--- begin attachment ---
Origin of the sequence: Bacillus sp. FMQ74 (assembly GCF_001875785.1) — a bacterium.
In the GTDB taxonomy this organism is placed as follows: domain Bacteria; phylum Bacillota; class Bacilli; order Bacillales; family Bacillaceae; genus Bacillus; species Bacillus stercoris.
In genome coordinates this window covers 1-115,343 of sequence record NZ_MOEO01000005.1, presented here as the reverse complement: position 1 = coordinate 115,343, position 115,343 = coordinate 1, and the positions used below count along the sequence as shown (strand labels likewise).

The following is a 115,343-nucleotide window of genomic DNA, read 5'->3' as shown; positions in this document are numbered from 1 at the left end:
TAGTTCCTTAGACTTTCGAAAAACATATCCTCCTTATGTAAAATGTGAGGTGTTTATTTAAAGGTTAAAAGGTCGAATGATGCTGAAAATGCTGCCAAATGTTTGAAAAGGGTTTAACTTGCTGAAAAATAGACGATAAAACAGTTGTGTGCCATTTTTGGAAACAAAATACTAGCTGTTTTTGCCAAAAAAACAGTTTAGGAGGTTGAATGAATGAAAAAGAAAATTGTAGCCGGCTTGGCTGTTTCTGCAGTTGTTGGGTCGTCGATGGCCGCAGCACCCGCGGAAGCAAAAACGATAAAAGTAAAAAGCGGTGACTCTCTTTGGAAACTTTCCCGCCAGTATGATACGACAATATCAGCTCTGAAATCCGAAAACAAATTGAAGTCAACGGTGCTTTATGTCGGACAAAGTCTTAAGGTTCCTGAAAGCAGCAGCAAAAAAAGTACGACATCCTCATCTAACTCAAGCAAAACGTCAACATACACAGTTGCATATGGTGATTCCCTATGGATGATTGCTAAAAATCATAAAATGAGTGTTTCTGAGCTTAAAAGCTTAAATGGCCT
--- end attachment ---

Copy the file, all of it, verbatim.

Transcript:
Origin of the sequence: Bacillus sp. FMQ74 (assembly GCF_001875785.1) — a bacterium.
In the GTDB taxonomy this organism is placed as follows: domain Bacteria; phylum Bacillota; class Bacilli; order Bacillales; family Bacillaceae; genus Bacillus; species Bacillus stercoris.
In genome coordinates this window covers 1-115,343 of sequence record NZ_MOEO01000005.1, presented here as the reverse complement: position 1 = coordinate 115,343, position 115,343 = coordinate 1, and the positions used below count along the sequence as shown (strand labels likewise).

The following is a 115,343-nucleotide window of genomic DNA, read 5'->3' as shown; positions in this document are numbered from 1 at the left end:
TAGTTCCTTAGACTTTCGAAAAACATATCCTCCTTATGTAAAATGTGAGGTGTTTATTTAAAGGTTAAAAGGTCGAATGATGCTGAAAATGCTGCCAAATGTTTGAAAAGGGTTTAACTTGCTGAAAAATAGACGATAAAACAGTTGTGTGCCATTTTTGGAAACAAAATACTAGCTGTTTTTGCCAAAAAAACAGTTTAGGAGGTTGAATGAATGAAAAAGAAAATTGTAGCCGGCTTGGCTGTTTCTGCAGTTGTTGGGTCGTCGATGGCCGCAGCACCCGCGGAAGCAAAAACGATAAAAGTAAAAAGCGGTGACTCTCTTTGGAAACTTTCCCGCCAGTATGATACGACAATATCAGCTCTGAAATCCGAAAACAAATTGAAGTCAACGGTGCTTTATGTCGGACAAAGTCTTAAGGTTCCTGAAAGCAGCAGCAAAAAAAGTACGACATCCTCATCTAACTCAAGCAAAACGTCAACATACACAGTTGCATATGGTGATTCCCTATGGATGATTGCTAAAAATCATAAAATGAGTGTTTCTGAGCTTAAAAGCTTAAATGGCCT